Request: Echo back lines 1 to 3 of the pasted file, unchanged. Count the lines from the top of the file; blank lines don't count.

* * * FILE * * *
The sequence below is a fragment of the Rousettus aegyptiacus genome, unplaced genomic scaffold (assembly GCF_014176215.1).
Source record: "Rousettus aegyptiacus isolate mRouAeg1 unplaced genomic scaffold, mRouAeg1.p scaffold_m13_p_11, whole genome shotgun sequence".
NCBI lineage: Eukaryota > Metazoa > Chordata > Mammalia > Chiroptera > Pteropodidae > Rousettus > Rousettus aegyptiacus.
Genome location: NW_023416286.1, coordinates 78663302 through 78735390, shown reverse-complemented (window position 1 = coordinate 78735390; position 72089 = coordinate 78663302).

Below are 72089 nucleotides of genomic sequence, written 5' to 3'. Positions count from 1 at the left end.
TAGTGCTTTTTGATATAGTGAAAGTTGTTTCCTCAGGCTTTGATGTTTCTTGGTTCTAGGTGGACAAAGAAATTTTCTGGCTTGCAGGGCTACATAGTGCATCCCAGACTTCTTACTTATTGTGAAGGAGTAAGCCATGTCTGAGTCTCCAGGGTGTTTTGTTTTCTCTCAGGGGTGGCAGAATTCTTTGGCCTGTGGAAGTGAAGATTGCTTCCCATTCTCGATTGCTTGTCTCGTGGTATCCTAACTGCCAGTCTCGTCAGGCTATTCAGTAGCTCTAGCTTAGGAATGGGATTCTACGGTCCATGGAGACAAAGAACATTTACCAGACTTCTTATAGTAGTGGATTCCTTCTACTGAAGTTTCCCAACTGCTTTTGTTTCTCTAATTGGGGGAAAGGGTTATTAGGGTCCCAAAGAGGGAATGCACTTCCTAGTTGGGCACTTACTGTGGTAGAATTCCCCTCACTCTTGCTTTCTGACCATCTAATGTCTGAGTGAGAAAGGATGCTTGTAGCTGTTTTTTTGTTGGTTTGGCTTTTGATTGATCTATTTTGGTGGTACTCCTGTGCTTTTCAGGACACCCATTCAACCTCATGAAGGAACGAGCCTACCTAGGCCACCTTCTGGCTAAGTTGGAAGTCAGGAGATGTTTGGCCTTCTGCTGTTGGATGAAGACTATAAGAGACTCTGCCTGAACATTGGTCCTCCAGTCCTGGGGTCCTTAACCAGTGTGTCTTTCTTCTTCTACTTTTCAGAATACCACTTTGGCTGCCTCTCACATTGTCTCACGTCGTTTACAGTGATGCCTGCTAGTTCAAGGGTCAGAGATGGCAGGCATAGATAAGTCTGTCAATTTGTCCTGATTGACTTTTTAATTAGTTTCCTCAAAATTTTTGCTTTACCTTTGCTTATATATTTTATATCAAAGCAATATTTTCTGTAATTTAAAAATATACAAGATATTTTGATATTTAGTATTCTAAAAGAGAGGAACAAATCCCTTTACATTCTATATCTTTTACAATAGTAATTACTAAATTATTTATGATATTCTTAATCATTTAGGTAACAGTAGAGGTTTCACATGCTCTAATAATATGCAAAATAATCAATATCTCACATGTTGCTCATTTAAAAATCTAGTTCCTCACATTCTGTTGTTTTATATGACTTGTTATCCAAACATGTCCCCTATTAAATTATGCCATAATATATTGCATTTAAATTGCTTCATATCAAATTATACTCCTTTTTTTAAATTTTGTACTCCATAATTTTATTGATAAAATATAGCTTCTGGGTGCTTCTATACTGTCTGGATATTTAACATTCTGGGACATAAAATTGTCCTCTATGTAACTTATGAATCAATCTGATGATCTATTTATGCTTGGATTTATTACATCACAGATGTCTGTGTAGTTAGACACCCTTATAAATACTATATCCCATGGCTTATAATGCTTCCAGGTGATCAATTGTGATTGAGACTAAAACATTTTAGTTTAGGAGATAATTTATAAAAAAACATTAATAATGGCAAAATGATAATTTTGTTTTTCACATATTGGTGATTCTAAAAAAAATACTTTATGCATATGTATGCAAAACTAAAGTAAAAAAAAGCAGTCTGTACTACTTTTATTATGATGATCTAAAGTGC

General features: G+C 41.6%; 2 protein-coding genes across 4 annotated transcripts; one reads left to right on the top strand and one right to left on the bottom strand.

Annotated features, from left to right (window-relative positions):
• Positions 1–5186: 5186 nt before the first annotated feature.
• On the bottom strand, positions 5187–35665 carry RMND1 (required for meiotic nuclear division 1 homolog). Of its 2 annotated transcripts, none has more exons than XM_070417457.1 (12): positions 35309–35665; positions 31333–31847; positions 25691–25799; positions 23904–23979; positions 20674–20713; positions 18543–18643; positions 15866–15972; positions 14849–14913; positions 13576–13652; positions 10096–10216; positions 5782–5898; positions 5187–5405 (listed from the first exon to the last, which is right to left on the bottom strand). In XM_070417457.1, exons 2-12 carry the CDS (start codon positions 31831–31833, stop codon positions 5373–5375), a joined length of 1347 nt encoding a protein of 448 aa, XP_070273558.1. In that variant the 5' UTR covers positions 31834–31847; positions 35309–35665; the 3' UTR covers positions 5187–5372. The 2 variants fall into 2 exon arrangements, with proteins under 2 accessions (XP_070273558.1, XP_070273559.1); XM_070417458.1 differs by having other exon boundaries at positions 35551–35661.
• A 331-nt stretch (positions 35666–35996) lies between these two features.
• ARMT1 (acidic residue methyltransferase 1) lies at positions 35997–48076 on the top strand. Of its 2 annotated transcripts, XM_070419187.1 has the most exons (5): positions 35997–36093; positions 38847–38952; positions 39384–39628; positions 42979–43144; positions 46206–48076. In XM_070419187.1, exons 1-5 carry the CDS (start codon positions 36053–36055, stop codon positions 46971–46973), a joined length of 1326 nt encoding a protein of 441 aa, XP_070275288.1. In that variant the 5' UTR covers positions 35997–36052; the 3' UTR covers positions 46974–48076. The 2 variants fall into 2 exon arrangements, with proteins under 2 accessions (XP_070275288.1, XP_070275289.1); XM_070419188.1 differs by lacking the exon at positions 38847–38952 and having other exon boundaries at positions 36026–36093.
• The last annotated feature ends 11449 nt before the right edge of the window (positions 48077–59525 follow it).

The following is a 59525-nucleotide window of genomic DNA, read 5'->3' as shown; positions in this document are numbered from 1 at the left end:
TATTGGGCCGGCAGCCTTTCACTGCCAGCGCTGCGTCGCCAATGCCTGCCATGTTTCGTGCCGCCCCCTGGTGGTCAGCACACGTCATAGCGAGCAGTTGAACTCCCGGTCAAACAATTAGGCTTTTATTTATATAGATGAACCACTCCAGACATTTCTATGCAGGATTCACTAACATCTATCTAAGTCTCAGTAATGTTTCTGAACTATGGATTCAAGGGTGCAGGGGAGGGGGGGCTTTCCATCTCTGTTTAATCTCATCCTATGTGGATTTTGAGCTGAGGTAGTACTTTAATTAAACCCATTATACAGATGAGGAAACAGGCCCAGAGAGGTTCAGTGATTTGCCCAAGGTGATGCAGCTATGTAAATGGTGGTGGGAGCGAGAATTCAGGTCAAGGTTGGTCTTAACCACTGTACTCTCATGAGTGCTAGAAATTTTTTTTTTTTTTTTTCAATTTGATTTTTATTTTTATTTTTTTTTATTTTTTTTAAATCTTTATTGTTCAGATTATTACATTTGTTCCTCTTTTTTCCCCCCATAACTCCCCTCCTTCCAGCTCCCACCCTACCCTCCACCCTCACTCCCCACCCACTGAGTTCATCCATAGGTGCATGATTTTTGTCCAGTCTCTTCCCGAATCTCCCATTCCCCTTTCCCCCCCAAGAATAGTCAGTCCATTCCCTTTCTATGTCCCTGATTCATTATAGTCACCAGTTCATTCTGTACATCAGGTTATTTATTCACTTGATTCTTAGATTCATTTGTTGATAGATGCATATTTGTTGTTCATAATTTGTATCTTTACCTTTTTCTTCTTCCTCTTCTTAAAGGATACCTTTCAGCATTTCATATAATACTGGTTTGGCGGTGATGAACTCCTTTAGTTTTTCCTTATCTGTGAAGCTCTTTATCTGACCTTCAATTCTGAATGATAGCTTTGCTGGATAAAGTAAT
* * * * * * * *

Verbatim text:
The sequence below is a fragment of the Rousettus aegyptiacus genome, unplaced genomic scaffold (assembly GCF_014176215.1).
Source record: "Rousettus aegyptiacus isolate mRouAeg1 unplaced genomic scaffold, mRouAeg1.p scaffold_m13_p_11, whole genome shotgun sequence".
NCBI lineage: Eukaryota > Metazoa > Chordata > Mammalia > Chiroptera > Pteropodidae > Rousettus > Rousettus aegyptiacus.